How emerging economies should weather the post-pandemic era

By Jiang Shixue
0 Comment(s)Print E-mail, November 13, 2020
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A woman wearing a face mask walks past a graffiti in tribute to health workers at Clinicas Hospital in Sao Paulo, Brazil on Oct. 2, 2020. [Photo/Xinhua]

No country is immune from the COVID-19. Undoubtedly, the virus has dealt a heavy blow to emerging economies. There is a twin-shock for them: Internally, to prevent the spread of the virus, the central government of every emerging economy has adopted a lockdown policy, causing great damage to their economy; externally, the global value chains, along with the globalization of production, trade, and finance, have been negatively affected by the spillover effect of lockdowns.

What's to be done? There is no one-size-fits-all policy for each emerging economy in the post-pandemic era. However, to ensure a brighter and healthier future for their development prospects, it is in their best interest to make the following wish-list a reality. 

The top priority is to stimulate the economy. To achieve this goal, prudent monetary policies and active fiscal policies should be implemented. However, countries need to proceed carefully with the implementation of said policies as their macroeconomic room for maneuverability is limited, particularly as the world economy is starting to sink into recession.

Moreover, in the process of designing macroeconomic policy tools for economic recovery, emerging economies should try their best to avoid debt default as its knock-on effect can easily turn into a debt crisis. 

They also need to attract more foreign investment by improving the investment environment. The troika of growth, i.e. consumption, investment, and exports, can no longer be relied on as loss of income has hindered consumption. As a result, investment is the only powerful growth engine. As domestic investment dwindles, foreign investment becomes all the more important. But because the hurdles to secure foreign investment are numerous, emerging economies must first pay added attention to improving their investment environment.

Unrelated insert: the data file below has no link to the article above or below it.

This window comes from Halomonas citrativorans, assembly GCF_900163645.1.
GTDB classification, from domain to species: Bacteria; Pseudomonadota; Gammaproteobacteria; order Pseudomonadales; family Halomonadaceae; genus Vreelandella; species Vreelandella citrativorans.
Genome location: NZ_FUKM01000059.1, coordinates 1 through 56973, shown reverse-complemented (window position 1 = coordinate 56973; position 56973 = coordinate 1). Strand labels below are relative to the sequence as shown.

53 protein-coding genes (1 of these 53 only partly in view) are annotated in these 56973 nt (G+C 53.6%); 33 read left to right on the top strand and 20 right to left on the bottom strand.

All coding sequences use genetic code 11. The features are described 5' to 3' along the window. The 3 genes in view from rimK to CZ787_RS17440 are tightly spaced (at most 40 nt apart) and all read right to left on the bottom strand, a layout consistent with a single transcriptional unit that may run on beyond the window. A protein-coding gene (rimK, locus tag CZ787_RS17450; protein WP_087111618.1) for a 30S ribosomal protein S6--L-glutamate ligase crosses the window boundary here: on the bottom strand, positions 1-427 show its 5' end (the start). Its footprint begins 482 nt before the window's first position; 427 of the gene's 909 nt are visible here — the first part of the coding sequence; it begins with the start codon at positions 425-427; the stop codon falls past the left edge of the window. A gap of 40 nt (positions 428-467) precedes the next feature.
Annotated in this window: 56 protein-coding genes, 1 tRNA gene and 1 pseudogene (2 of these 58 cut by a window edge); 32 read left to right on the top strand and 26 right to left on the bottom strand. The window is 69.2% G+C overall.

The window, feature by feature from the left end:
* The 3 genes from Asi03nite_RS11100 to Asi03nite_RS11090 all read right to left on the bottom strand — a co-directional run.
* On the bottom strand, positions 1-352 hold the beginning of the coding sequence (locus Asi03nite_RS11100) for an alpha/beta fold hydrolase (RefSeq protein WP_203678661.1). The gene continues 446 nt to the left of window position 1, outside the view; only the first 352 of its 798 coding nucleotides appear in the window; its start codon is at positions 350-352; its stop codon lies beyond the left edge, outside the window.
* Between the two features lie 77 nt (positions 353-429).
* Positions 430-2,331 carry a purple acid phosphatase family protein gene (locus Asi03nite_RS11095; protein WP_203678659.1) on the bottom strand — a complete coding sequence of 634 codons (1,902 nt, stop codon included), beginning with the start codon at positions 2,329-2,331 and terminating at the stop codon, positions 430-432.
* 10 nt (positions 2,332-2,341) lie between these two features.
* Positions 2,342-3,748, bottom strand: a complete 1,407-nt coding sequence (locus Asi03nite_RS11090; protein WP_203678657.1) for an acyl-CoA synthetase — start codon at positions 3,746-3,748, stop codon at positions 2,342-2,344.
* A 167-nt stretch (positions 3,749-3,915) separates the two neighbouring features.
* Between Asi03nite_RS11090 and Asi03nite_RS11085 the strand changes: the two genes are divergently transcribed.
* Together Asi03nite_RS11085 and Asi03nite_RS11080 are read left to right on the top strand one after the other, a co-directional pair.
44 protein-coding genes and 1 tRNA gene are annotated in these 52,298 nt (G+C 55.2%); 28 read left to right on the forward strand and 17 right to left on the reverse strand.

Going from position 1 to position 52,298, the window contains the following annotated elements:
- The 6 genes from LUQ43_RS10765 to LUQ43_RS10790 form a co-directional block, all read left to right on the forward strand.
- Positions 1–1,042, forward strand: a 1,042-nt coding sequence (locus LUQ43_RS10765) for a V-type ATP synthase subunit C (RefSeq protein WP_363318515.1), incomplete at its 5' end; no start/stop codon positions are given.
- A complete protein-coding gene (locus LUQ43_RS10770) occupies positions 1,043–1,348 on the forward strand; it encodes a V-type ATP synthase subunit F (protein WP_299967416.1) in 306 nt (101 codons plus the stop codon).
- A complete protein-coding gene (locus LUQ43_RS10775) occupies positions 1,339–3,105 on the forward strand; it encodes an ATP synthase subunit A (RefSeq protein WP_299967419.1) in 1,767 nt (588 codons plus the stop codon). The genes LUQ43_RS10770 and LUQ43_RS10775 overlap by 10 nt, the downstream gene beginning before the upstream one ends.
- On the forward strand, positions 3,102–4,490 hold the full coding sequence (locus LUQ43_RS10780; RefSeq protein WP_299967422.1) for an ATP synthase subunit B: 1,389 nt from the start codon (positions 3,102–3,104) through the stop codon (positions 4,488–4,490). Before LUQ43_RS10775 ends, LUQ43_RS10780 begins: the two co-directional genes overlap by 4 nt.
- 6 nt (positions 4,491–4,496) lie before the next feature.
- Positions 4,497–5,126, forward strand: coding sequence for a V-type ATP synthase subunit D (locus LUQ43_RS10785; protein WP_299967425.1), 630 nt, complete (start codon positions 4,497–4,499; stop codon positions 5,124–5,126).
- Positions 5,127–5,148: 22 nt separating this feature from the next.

In the age of globalization and the fourth industrial revolution, which has already influenced mankind in every aspect, competition has become more and more important. Hence, emerging economies must become more innovative, creative, and competitive. From e-commerce to 5G, and from AI to blockchain, emerging economies must attempt to close the gap with advanced economies.

Economic recovery in emerging economies will not materialize if external conditions are not improved, so they must join hands to resist trade protectionism and unilateralism by speaking with one voice.

In the social arena, emerging economies should design a policy tool package to help reduce economic loss within the sectors hardest hit such as transportation, tourism, and retail, etc. Special subsidy and/or investment might need to be implanted accordingly. Furthermore, attention must be paid to vulnerable groups like the self-employed in the informal sector. One of the main reasons for the drastic spread of COVID-19 in emerging economies is because those in the informal sector are more at risk.

It is a sad reality that, in many emerging economies, not all COVID-19 patients can receive appropriate or immediate treatment due to imperfect health systems. Therefore, governments of emerging economies must build more hospitals, train more doctors, and invest more in health care systems.

The Chinese economy has successfully returned to positive economic growth. The country has also done its best to help others since the beginning of the pandemic, offering various types of assistance to others and helping to contain the situation in some emerging economies.

It has also been a good opportunity for China and other emerging economies to cooperate under the framework of the Belt and Road Initiative to stimulate post-pandemic economic recovery.

Jiang Shixue is Senior Research Fellow of the Chinese Academy of Social Sciences and Distinguished Professor of the Shanghai University.

He is a columnist with For more information please visit:

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